WHAT YOU SHOULD KNOW:
- Thrombocytopenic (throm-bo-si-to-PE-nik) purpura (PER-pu-rah) is a bleeding disorder where there are too few platelets in the blood. Platelets are blood cells that help stop bleeding by sticking together to form a clot. Thrombocytopenic purpura is also called immune or idiopathic thrombocytopenic purpura (ITP). Caregivers do not exactly know what causes ITP. It is thought that antibodies, that destroy germs, stick to the platelets and are destroyed by the liver. ITP in adults often develops slowly over a long period of time. Women are more often affected than men.
- Signs of ITP may include petichiae (pinpoint, reddish spots) or purpura (purplish flat areas of bruising). There may also be bleeding from the gums, mouth or nose. Stools (bowel movements) may be dark-colored or may have blood in them. Women with ITP may have heavy bleeding during their monthly periods. Blood tests are needed to diagnose ITP. Treatment may include medicines, such as steroids and immune globulins. Surgery to take out the spleen may also be done. With treatment, such as medicine and surgery, you may have an improved quality of life.
Take your medicine as directed.
Call your primary healthcare provider if you think your medicine is not helping or if you have side effects. Tell him if you are allergic to any medicine. Keep a list of the medicines, vitamins, and herbs you take. Include the amounts, and when and why you take them. Bring the list or the pill bottles to follow-up visits. Carry your medicine list with you in case of an emergency.
Ask for information about where and when to go for follow-up visits:
For continuing care, treatments, or home services, ask for more information.
Do's and do nots:
- Do wear a medical alert bracelet or necklace stating that you have thrombocytopenic purpura. You may get one from the local drugstore or contact the MedicAlert Foundation:
- MedicAlert Foundation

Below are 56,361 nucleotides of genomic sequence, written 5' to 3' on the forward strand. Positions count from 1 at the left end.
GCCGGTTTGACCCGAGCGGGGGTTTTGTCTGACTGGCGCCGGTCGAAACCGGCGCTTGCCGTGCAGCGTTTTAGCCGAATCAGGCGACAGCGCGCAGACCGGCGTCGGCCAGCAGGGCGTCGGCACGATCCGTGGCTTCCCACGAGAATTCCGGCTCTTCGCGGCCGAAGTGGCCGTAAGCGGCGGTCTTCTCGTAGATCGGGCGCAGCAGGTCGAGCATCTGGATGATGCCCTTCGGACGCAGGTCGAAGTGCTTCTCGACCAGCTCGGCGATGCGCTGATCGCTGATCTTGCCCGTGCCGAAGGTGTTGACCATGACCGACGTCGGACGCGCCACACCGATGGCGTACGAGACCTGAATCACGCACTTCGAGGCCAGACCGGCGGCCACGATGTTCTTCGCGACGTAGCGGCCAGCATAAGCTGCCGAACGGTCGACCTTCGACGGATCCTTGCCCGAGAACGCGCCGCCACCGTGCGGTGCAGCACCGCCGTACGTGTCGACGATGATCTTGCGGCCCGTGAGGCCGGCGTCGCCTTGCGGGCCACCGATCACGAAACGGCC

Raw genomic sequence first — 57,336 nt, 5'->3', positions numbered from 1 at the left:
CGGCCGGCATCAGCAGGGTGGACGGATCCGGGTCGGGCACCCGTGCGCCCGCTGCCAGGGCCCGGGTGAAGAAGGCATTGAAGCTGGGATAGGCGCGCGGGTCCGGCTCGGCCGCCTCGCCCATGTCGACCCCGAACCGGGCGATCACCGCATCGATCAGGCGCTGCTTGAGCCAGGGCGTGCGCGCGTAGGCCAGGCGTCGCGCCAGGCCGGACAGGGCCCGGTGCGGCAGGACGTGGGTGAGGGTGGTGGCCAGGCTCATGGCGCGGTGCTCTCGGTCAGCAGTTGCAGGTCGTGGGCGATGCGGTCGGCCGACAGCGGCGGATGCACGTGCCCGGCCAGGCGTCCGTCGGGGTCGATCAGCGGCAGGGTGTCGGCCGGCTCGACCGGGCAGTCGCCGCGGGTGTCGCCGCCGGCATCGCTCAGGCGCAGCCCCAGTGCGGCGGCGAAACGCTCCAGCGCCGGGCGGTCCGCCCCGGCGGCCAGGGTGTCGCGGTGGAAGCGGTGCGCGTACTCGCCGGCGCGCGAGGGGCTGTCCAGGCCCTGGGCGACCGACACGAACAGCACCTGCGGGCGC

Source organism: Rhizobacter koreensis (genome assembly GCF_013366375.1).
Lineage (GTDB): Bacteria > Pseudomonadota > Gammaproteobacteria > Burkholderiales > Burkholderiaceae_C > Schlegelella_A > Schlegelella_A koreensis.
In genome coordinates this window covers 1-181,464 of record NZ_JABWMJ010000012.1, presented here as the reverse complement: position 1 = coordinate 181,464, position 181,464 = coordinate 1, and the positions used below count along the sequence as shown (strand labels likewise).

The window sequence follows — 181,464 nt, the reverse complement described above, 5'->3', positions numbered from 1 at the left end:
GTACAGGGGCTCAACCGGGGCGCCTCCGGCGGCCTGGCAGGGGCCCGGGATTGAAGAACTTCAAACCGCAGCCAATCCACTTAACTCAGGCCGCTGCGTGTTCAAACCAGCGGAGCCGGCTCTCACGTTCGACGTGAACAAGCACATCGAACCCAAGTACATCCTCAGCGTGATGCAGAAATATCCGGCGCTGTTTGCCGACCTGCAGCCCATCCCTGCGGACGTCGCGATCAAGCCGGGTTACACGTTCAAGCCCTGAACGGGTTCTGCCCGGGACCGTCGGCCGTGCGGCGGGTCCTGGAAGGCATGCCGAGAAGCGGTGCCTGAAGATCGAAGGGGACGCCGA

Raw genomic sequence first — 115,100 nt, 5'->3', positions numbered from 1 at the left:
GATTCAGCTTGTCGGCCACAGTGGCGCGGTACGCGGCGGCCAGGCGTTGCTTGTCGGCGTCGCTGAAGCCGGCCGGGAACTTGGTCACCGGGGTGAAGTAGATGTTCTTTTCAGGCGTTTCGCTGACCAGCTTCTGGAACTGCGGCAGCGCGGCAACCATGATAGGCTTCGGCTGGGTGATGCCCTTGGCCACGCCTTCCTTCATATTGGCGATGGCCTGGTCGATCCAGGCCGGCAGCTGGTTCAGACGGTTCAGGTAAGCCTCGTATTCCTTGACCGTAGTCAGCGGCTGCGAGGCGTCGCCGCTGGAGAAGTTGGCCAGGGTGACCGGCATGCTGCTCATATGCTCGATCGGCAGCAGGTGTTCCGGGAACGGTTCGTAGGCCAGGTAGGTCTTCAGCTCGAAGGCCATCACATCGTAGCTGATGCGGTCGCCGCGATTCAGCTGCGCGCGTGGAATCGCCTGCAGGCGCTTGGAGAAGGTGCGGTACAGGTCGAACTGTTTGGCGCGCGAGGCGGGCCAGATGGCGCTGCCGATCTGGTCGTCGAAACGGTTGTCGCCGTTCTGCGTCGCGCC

2323 Colorado Avenue
Turlock , CA 95382
Phone: 1- 888 - 633-4298
Web Address: http://www.medicalert.org
- MedicAlert Foundation
- Do eat fresh fruits, high fiber foods, and plenty of water to avoid constipation (hard, dry stools that are difficult to pass). Constipation can cause bleeding in your bowel movement (BM). Ask your caregiver for more information about preventing and treating constipation.
- Do use a soft-bristled toothbrush to prevent bleeding gums. Brush your teeth slowly and gently as this may prevent bleeding gums. Use lip balms to prevent your lips from drying and cracking.
- Do apply lotion on your dry skin. This may prevent itching and scratching, which may lead to bruising.
- Do not play contact sports. This may cause skin bruising and head injuries, which may lead to bleeding.
- Do not take medicines without your caregiver's OK. Aspirin, ibuprofen, and antihistamines may cause bleeding and should be avoided. Ask your caregiver before taking any medicines other than those he has given you.
CONTACT A CAREGIVER IF:
- You have a fever.
- You have bleeding from your gums, mouth, or nose.
- You have severe abdominal (stomach) pain.
- Your BM has blood in it or is dark-colored.
- You are confused and have problems thinking clearly.
SEEK CARE IMMEDIATELY IF:
- You just had a head injury.
- You just had a seizure (convulsion) attack.
- You had a fainting spell (passed out).
- You had a sudden blurring or loss of vision.
- You have repeated and forceful vomiting (throwing up).
- You have a sudden, severe headache.
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The above information is an educational aid only. It is not intended as medical advice for individual conditions or treatments. Talk to your doctor, nurse or pharmacist before following any medical regimen to see if it is safe and effective for you.